My husband is a paraplegic. He's also a great father, a loving spouse and an occasional marathoner. He gets around independently in a manual wheelchair. He has what is known as a T4/5 complete injury, but that's not something most people need to know. The main thing they need to know is he can do almost anything. He may not do it the same way you do, but he does it nonetheless.
An online acquaintance of mine recently used the term "wheelchair bound," a phrase all too frequently used, but scorned by the disabled community. I explained to her not only the fact that it wasn't politically correct, but that there are plenty of people with disabilities who are far from bound to their chairs. (We know quadriplegics who sky dive.) All this brought to mind the many amazing things that have been said to my husband during his almost 30 years in a chair. All things you most definitely should not say if you happen to encounter someone in a wheelchair. To wit:
"You're a Mets fan. Maybe that's why you're in a wheelchair."
OK, so the Mets have had a rough time of it the last few years, but must wearing a cap with the orange NY logo make you a target? This was actually said to my husband while waiting for a bus on the Upper West Side. His response was stunned silence. I mean how does one reply to a comment like that?
And speaking of buses, when my husband rides one in New York City, a seat bench is flipped up to make room for his wheelchair. On one occasion a woman of very ample size was asked to surrender her seat by the bus operator. Unhappy about being inconvenienced, she looked at him and said with disdain,
"You know, you're taking up three seats."
Unable to pass up such an irresistible straight line, he replied, "You're not doing so bad yourself."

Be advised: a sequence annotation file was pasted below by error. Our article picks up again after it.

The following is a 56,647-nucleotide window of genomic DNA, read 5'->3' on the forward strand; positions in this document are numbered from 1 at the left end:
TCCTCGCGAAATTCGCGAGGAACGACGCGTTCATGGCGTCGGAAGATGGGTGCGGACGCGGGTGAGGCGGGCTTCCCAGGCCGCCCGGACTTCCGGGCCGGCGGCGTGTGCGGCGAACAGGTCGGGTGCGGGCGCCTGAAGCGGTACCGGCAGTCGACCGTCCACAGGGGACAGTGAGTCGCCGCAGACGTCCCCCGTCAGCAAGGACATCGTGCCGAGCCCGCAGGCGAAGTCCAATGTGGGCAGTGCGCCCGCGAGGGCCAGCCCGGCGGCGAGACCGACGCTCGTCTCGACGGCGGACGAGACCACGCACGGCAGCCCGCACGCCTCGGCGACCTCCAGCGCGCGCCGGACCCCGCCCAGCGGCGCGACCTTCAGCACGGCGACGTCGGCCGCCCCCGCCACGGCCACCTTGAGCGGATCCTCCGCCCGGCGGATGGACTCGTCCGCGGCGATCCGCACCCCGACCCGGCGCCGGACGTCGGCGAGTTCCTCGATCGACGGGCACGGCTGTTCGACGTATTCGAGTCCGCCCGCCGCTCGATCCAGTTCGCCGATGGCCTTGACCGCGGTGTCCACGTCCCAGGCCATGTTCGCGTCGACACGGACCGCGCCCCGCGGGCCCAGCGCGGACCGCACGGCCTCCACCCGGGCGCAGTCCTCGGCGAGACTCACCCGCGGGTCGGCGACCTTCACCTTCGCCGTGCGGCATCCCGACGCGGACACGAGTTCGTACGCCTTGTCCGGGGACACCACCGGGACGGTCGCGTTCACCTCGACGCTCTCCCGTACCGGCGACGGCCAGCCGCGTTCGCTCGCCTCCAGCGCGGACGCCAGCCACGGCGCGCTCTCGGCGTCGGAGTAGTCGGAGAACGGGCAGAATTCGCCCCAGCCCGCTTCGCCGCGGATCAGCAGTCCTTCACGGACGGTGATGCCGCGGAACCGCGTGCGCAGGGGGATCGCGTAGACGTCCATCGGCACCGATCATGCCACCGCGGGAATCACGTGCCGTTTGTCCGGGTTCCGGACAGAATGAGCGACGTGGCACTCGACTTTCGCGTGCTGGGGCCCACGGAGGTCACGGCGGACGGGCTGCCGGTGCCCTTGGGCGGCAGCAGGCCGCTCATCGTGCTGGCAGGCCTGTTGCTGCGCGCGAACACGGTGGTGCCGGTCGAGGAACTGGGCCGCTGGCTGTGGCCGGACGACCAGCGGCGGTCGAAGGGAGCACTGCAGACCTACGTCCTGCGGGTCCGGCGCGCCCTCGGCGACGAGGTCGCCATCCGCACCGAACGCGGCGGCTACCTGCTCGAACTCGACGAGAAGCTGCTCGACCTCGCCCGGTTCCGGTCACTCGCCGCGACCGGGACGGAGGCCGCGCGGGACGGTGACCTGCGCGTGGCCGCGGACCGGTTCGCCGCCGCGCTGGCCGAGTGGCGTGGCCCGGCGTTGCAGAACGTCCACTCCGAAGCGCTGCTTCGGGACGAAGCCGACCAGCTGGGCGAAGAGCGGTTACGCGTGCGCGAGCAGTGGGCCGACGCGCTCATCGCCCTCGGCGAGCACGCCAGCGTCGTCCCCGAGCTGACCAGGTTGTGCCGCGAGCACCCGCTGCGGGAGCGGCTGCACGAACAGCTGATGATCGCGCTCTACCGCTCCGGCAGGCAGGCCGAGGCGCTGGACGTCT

Then there was the elderly woman in the supermarket who wagged her finger at him and offered this gem,
"That's what you get for going skiing!"
Sigh. Really, lady?
Or the woman in the drugstore, frail and using a cane, who asked my husband if she could reach anything for him from the shelf. "No," he said, "I'm fine."
"Neither one of us is fine," she replied. Gee, thanks.
As his wife, I'm not immune to it either. I've described a wedding we went to and had a colleague ask, "Oh, he can go out??" Or the time a co-worker (who had met my husband many times) and I were riding a bus that had stopped to pick up a wheelchair passenger. "Damn," he said, "I always get the wheelchair buses." I looked him squarely in the eye and said, "So do I." That was an awkward trip.
I could go on and on about the things you should not say. Most of it is really common sense. That online acquaintance who thought the term "wheelchair bound" was appropriate went on to ask, "Well, then what should I call him?"
I have an idea. How about Stephen?
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